Uncertainty drives change. With every global pandemic throughout history, out of safety and necessity, mankind has demonstrated remarkable resilience to evolve and adapt to a new normal. During these times there is documented evidence of markedly accelerated adoption of new behaviors. Now, due to the COVID-19 pandemic, the timeframes for embracing new emerging technologies are being radically accelerated. In some instances companies and sectors will see a decade of market penetration compressed into the next 12 months.
In our view, the confluence of these needs and circumstances within very specific niches that intersect with each other, is creating opportunities for rapid exponential growth in numerous channels. We have summarized twelve that we believe will be the most pervasive:
- E-Commerce retailers – Online is booming. Across the country and the globe, humans have been forced to use it for everything. The adoption rate in the United States has grown tremendously and will probably never retreat to pre-COVID levels. It is not just demographics like older Americans now moving to e-commerce as a necessity, it’s vertical, as in most Americans are all of the sudden buying verticals like groceries and consumer products online. This creates exponential growth and while it will pull back after quarantines, it will revert to a mean as consumers continue shopping online out of convenience in a post-COVID-19 world.
- Industrial real estate – Typically when we think about an e-commerce distribution facility, we calculate that they require about three times that of a typical business-to-business facility to accommodate more complex pick-pack systems and provide access to a greater variety of product. With an interest in bringing some industries back to the United States for better control in times of disruption, as well as a new trend of increasing safety stock, demand for industrial space will likely grow. Following on the growth of e-commerce, new retailers will develop strictly online marketplaces and have management either working from the distribution facility and/or from home.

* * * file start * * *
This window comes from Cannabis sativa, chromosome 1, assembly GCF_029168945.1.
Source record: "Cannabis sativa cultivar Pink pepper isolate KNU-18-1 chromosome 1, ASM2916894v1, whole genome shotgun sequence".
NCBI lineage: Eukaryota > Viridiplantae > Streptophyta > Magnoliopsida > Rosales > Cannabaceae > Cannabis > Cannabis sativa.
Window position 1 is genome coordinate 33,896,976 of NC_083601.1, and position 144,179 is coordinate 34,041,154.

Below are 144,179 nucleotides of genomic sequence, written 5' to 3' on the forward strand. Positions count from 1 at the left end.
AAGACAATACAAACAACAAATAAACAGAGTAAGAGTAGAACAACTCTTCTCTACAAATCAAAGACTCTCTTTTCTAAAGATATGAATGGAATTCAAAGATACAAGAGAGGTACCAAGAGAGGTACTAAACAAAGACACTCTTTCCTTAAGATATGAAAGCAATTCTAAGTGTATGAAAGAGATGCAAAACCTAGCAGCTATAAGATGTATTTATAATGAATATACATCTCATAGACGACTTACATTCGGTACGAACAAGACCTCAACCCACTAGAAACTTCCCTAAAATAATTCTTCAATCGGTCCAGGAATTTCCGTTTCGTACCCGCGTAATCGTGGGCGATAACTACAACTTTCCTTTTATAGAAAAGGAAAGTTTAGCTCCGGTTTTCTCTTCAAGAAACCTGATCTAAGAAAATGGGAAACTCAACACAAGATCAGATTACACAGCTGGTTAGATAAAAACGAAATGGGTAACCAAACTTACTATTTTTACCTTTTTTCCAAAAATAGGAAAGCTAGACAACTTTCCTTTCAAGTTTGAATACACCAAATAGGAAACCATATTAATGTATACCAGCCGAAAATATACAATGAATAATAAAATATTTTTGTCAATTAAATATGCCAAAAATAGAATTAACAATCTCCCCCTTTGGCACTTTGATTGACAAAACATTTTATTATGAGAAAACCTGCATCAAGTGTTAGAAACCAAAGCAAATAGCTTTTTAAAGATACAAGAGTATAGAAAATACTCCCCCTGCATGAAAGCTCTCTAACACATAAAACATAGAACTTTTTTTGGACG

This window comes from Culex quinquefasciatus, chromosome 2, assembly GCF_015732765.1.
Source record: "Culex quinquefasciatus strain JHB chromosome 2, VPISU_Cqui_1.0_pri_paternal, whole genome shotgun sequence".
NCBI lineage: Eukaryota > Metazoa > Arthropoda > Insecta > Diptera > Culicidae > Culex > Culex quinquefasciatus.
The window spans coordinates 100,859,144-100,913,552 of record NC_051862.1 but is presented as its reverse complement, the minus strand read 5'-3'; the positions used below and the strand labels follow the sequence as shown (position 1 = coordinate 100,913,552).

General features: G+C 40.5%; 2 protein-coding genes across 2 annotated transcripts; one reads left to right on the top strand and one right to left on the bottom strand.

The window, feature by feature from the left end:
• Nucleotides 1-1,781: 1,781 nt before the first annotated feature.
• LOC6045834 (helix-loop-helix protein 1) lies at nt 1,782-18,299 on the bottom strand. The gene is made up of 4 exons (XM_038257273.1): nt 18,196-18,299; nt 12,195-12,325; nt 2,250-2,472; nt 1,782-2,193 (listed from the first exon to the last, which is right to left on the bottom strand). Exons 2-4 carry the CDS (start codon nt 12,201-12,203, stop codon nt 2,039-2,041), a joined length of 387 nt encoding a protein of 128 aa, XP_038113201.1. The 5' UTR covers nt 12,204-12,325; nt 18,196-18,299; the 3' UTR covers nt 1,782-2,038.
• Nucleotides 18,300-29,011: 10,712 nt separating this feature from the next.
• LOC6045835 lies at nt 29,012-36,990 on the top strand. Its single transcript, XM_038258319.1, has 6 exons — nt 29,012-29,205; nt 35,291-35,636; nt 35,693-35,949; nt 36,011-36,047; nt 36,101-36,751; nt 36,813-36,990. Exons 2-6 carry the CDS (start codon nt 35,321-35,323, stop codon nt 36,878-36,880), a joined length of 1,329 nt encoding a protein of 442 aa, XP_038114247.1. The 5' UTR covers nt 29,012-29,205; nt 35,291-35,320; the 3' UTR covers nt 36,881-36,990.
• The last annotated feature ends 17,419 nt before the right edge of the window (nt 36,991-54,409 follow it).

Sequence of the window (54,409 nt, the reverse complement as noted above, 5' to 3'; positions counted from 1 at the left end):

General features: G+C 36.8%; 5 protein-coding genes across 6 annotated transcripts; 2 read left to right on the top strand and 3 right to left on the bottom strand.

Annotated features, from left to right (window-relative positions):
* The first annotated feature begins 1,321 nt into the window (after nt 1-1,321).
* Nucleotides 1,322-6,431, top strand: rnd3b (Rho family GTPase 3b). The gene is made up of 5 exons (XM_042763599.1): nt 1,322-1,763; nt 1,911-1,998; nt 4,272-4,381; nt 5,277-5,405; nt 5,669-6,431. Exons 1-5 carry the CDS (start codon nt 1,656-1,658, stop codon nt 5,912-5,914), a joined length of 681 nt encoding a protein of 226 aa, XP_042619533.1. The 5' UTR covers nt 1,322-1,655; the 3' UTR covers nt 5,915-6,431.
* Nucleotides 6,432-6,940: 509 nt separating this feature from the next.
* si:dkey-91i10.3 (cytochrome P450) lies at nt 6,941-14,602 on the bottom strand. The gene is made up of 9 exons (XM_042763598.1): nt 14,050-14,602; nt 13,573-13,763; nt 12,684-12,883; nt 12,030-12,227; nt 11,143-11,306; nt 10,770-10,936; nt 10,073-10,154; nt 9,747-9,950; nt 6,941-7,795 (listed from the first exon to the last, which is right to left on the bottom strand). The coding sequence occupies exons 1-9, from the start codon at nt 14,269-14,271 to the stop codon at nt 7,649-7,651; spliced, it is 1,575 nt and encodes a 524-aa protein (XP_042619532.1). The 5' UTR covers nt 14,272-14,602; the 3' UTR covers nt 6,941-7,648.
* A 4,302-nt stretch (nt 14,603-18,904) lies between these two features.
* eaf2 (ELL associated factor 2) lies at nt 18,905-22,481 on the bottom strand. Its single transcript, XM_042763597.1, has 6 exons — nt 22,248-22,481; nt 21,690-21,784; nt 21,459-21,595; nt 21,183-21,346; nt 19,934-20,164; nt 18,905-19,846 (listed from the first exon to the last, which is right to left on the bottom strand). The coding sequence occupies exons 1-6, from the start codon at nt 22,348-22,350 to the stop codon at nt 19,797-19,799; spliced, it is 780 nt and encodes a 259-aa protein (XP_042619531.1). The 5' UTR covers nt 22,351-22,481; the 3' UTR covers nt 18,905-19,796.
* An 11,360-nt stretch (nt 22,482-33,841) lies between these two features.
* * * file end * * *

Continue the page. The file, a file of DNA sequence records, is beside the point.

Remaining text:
- Augmented reality – The ability to see and touch goods prior to purchasing has not taken a hold yet in America, but with a trend of staying closer to home, augmented reality of the shopping environment is likely to displace some of the desire to drive to a store. With the technologies improving and the costs declining, the transition will be made easier.
- Robotics – The benefits of not relying on humans has never been more evident than during this pandemic. Prior to COVID-19, the rationale behind leveraging artificial intelligence (AI) was primarily based upon rising wage concerns and lack of available workers. Now high unemployment means an abundance of available workers, but working environments incorporating social distancing norms will require a transformation of the warehouse operations. Watch for these automated technologies to be adopted rapidly as employers look for low-cost, flexible automation solutions to replace humans wherever functionally possible.
- 5G and the growth of bandwidth requirements – With more people working from home, the speed of our connections will be paramount to many of the growth sectors listed here. It can’t happen without faster connections and more homeowners are looking for opportunities to increase or accelerate their bandwidth as both parents and children are working and schooling from home. Here they come.
- Virtual meetings – Up until the COVID-19 pandemic, the only video conferencing or chat tool that had become somewhat ubiquitous was FaceTime. Now Zoom, Microsoft Teams and Skype are all being used widely across a variety of business sectors. Perhaps Zoom is to Virtual Human Connection analogous to how AOL dial up was to your Internet connection.
- Online groceries and last-mile distribution centers – What if grocery shopping meant choosing food online that never goes into a grocery store facility, but instead triggers a pick-up service window at an small, high cube tri-temp building with AI robots fulfilling your complete order to be ready at a pre-determined time slot? What if these could be built right now in the parking lots of existing grocery stores? Will retail stores double as last-mile distribution locations?